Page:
public void run() {
                            editTextResult.setText(errRep);
                        }
                    });
                    prgDialog.dismiss();
                } else {
                    try {
                        System.out.println("Response " + response.toString());
                        String str = new String(responseBody.bytes());
                        prgDialog.dismiss();

                        final JSONObject svcresponse = new JSONObject(str);
                        int spacesToIndentEachLevel = 2;
                        final String prettyPrintString = svcresponse.toString(spacesToIndentEachLevel);
                        mHandler.post(new Runnable() {
                            @Override
                            public void run() {
                                editTextResult.setText(prettyPrintString);
                            }
                        });

                    } catch (Exception e) {
                        e.printStackTrace();
                        final String errStr = e.getMessage();
                        mHandler.post(new Runnable() {
                            @Override
                            public void run() {
                                editTextResult.setText(errStr);
                            }
                        });
                        prgDialog.dismiss();
                    }
                }
            }
        });

    }

MOOC – E-Learning on Steroids

Hardly any industry is moving as fast as the IT industry. While your operational experience and knowledge of the vertical domain you are working in, is growing naturally along your career, it is not the same for IT. For example the airport environment, the underlying basics and physics of handling aircrafts, planning flights, etc. are exposed to changes, innovations and challenges, look at the A-CDM program, it took quite some years to take off and become main-stream, that is a much slower than any new general IT technology or platform soaring. Though this industry is picking up speed too and the boundaries between the digital and physical world start to blur more and more, airports are running digital transformation programs, though passengers still flying in the physical world.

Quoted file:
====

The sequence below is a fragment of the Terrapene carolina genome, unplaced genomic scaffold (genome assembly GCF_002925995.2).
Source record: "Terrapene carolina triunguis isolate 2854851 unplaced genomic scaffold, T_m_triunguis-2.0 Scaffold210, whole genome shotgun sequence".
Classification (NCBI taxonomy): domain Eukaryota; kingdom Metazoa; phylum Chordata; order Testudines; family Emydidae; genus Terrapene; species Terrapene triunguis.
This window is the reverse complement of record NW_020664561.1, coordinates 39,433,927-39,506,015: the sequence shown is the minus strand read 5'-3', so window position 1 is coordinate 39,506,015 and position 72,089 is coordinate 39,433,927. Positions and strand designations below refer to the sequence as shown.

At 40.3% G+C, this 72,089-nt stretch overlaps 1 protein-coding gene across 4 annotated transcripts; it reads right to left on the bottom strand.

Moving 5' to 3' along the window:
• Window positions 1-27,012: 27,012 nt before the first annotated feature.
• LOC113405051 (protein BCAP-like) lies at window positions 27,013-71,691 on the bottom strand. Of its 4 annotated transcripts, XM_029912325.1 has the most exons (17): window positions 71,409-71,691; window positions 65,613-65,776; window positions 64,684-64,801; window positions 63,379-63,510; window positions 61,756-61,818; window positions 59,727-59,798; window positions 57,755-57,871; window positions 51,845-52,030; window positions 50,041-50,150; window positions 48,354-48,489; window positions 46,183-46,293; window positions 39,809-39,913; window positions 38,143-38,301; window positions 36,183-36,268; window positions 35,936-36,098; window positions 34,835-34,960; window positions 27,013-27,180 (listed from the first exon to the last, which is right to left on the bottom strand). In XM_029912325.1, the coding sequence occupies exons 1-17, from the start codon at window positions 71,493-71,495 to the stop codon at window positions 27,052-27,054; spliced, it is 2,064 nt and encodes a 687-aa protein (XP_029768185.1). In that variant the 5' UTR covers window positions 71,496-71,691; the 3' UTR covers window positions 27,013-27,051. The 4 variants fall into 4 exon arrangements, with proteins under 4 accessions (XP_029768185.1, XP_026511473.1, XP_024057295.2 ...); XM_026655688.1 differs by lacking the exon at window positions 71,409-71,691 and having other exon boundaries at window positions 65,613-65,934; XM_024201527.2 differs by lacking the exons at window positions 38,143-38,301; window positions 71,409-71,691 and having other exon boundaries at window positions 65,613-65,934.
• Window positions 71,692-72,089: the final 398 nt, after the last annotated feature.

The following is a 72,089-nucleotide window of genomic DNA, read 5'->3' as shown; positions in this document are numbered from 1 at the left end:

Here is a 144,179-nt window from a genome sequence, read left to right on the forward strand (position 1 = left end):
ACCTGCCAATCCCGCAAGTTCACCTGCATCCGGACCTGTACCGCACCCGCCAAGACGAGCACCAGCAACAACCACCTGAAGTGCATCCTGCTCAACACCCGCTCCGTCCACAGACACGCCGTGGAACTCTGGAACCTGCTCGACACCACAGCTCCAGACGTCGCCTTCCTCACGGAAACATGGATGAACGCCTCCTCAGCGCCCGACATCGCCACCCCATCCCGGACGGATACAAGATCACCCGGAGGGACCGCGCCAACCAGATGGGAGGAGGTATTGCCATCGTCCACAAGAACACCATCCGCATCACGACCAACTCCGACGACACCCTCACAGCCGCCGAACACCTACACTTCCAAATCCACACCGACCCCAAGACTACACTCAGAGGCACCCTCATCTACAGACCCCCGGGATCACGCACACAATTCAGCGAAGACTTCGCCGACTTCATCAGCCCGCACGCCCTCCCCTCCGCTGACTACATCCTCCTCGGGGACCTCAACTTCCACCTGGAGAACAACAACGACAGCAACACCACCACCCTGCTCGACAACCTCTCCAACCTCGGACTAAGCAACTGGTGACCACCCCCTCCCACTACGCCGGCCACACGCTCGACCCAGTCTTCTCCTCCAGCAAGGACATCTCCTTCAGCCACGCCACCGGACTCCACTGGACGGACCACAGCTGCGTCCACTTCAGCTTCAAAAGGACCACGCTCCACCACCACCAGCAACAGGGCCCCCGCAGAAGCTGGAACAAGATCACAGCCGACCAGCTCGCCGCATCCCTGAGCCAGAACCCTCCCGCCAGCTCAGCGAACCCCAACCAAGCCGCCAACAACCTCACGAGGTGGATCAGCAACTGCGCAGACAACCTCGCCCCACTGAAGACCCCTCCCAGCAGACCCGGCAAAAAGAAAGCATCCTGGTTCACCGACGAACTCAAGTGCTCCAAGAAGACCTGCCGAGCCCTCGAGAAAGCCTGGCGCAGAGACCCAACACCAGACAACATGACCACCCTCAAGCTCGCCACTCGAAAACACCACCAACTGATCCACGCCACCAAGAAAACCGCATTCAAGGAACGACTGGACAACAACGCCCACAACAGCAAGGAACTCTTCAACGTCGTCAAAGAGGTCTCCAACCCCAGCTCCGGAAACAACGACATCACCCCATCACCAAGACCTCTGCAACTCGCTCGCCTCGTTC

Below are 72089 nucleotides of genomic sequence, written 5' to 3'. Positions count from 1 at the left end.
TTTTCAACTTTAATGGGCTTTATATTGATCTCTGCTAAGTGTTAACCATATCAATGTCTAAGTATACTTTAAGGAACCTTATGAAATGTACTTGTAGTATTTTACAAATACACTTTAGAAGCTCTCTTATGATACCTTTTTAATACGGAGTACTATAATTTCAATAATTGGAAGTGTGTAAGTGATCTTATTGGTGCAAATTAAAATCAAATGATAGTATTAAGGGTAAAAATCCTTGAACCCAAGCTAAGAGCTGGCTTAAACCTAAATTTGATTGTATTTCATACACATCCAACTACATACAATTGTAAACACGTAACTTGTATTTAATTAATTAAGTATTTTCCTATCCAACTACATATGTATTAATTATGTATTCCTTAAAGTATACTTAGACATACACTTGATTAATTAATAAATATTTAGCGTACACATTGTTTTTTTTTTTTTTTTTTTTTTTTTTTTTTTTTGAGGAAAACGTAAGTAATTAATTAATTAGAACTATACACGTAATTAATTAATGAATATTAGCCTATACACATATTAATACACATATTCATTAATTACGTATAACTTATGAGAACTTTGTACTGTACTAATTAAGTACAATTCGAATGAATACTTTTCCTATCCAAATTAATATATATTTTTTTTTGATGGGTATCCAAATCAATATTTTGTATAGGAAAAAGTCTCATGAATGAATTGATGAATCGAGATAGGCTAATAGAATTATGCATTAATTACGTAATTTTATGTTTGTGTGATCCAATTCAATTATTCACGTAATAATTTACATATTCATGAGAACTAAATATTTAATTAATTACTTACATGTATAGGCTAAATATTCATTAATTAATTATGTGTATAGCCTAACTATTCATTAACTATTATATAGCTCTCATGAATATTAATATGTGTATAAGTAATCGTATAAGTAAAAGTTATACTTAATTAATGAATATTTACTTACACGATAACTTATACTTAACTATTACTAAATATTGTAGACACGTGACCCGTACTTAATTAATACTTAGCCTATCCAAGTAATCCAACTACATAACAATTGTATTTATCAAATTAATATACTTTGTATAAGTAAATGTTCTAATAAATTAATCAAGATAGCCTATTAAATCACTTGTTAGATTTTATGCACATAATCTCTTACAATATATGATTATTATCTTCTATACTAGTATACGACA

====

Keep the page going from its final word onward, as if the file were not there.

But on the IT side of things, the speed is way beyond breath-taking and it is hard to keep a minimal overview over many areas of IT concerns as well dive into specific topics. How to stay up-to-date and tune into relevant topics ? Books (ink and electronic versions) and forums are certainly the traditional approach, on top of that you join conferences and in-persons seminars and training (which comes at a cost and time spent).